“I ask the Blessed One to tell me (said the Venerable Dhotaka)
I would like the great sage to speak.
Having heard your speech, I will train myself for cessation.
“Then strive hard (Dhotaka said the Blessed One) be prudent and mindful
Having heard my speech, train yourself for cessation.
“I see in the world of gods and humans, a saint owning nothing.
I pay homage to the Omniscient One. If possible,¹ please free me from doubts.
“I am not able to liberate anyone,² having doubts in the world, Dhotaka.
When you understand the excellent Dhamma, thus you will cross the flood.
“Instruct me, Lord,³ out of compassion, so that I can know that secluded state.
So that I can understand that unobstructed state like space, and abide in it here and now.
“I will extol that peace (said the Blessed One to Dhotaka) realisable not based on hearsay.
Having understood that, dwelling mindful, one will transcend attachment to the world.
“I am delighted to hear about that ultimate peace from the great sage,
Having understood which, dwelling mindful, one will transcend attachment to the world.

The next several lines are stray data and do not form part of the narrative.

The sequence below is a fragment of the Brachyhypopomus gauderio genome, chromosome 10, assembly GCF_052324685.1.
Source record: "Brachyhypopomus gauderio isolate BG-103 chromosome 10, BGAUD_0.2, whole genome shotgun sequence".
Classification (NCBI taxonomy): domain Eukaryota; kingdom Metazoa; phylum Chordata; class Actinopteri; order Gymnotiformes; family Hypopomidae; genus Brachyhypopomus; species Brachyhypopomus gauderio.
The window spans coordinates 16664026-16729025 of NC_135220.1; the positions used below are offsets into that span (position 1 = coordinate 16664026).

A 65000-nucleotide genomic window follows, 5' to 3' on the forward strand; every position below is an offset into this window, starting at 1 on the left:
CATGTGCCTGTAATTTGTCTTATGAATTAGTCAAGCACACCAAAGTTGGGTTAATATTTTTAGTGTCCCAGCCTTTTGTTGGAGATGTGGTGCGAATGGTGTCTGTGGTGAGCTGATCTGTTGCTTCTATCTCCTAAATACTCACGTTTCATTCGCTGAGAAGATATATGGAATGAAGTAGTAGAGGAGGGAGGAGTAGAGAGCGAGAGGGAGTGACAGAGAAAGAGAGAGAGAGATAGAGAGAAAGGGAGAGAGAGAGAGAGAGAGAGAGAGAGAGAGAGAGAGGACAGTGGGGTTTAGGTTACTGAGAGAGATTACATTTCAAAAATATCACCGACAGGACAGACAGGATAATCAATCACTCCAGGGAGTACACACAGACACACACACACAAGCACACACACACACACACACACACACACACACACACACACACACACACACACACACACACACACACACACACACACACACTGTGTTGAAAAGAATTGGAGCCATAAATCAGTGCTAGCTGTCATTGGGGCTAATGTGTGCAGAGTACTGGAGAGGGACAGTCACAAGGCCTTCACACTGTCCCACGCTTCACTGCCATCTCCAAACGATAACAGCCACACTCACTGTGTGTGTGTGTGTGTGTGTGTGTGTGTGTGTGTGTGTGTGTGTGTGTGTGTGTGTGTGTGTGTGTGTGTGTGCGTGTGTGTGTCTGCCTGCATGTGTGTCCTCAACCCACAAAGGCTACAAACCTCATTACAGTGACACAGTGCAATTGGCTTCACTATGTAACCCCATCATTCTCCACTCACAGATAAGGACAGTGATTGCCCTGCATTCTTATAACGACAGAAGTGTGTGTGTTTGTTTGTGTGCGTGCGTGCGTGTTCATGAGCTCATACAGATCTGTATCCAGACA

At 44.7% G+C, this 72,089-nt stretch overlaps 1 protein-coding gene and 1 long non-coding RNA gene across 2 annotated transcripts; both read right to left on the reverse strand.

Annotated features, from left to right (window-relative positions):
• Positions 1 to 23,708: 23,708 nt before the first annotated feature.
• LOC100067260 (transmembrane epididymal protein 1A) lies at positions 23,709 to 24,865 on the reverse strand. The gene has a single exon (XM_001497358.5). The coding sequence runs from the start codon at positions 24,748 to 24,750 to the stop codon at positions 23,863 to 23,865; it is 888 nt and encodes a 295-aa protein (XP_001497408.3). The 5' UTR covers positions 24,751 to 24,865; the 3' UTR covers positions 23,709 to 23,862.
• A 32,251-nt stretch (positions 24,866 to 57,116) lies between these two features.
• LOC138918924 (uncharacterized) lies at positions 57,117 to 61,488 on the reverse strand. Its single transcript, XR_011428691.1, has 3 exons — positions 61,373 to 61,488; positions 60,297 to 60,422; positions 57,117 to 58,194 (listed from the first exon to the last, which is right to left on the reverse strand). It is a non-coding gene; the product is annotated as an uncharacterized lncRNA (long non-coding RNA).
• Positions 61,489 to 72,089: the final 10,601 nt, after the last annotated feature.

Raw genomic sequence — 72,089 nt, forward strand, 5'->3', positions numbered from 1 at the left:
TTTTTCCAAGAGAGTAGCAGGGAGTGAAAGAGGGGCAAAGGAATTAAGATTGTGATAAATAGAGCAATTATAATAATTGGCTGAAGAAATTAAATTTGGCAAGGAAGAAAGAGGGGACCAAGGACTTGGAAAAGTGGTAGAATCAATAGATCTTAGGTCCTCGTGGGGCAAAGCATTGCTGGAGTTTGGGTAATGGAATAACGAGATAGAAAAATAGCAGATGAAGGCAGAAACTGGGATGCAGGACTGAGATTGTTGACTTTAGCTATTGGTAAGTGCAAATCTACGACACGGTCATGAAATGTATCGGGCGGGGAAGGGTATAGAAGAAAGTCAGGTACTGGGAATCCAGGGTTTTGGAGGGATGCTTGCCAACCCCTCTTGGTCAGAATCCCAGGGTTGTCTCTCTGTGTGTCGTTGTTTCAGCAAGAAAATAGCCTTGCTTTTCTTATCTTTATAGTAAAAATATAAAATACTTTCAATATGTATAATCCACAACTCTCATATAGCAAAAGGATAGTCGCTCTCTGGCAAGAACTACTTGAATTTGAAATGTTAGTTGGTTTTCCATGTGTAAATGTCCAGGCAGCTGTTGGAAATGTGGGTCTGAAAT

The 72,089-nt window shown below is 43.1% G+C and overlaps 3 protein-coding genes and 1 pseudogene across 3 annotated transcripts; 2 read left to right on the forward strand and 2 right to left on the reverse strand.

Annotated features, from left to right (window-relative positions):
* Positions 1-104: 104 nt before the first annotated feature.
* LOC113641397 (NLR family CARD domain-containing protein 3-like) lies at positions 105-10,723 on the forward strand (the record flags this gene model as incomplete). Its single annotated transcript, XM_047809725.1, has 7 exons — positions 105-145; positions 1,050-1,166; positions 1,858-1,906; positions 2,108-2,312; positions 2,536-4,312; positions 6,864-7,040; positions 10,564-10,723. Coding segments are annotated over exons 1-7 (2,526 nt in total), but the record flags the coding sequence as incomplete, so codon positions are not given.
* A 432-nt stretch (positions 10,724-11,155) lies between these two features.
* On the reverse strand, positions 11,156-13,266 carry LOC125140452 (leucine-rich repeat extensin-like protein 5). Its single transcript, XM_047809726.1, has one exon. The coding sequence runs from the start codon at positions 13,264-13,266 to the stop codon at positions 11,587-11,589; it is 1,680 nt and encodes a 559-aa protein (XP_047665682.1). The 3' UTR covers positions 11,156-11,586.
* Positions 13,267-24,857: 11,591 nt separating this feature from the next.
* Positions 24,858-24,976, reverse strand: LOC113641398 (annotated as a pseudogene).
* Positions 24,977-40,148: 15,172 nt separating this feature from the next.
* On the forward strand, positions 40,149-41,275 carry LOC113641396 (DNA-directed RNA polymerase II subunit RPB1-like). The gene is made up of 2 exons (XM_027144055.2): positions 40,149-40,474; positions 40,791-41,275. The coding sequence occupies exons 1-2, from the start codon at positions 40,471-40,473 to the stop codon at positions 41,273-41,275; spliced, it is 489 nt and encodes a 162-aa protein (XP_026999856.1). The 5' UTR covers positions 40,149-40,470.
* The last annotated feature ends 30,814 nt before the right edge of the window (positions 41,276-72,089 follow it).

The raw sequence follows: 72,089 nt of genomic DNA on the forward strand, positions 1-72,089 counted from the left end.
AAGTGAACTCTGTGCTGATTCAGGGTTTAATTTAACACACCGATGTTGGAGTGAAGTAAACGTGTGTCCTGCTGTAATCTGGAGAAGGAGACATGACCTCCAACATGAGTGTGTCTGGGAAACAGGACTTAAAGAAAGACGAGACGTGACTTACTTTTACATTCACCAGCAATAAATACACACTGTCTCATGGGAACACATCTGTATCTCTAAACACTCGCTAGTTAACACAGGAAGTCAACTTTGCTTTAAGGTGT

“Whatever you can know (Dhotaka said the Blessed One),
Above, below, across, or in between,
Having understood that this is a bond in the world, do not create craving for existence or non-existence.”
1. Both Venerable Hammalawa Saddhātissa and Bhikkhu Bodhi translate “Sakka” as Sakya. However, it also means “possible.” I hesitate to differ from two well-known Pāḷi scholars, but in this context “possible” makes more sense to me. The Commentary says nothing about the word.
2. This statement by the Buddha that he is unable to liberate anyone even if they have faith in his Omniscience and implore him with the utmost respect, sets Buddhism apart from all other religions. It is no use pretending to understand if you do not. Faith alone is insufficient — only diligent and continuous practice of the correct method leads to insight knowledge, and only the maturation of insight knowledge leads to liberation. At the relatively early stage of insight called Purification by Overcoming Doubt, the meditator sees for himself or herself that there is no self, no person or being who performs actions, feels sensations, or thinks thoughts. There is just a relentless process of conditioned mental and physical phenomena. If the meditator stops practising at this stage and does not proceed all the way to the Path and Fruition of Stream-winning, personality-view will not be destroyed, and doubt will not be eradicated. Egoism may reassert itself when they lose mindfulness and revert to normal life. That is why meditators are often not very obviously different to non-meditators. It depends on how deep their insight is. The Stream-winners and other Noble Ones are very different to ordinary individuals who have only unstable faith and morality.
3. Lord (Brahma)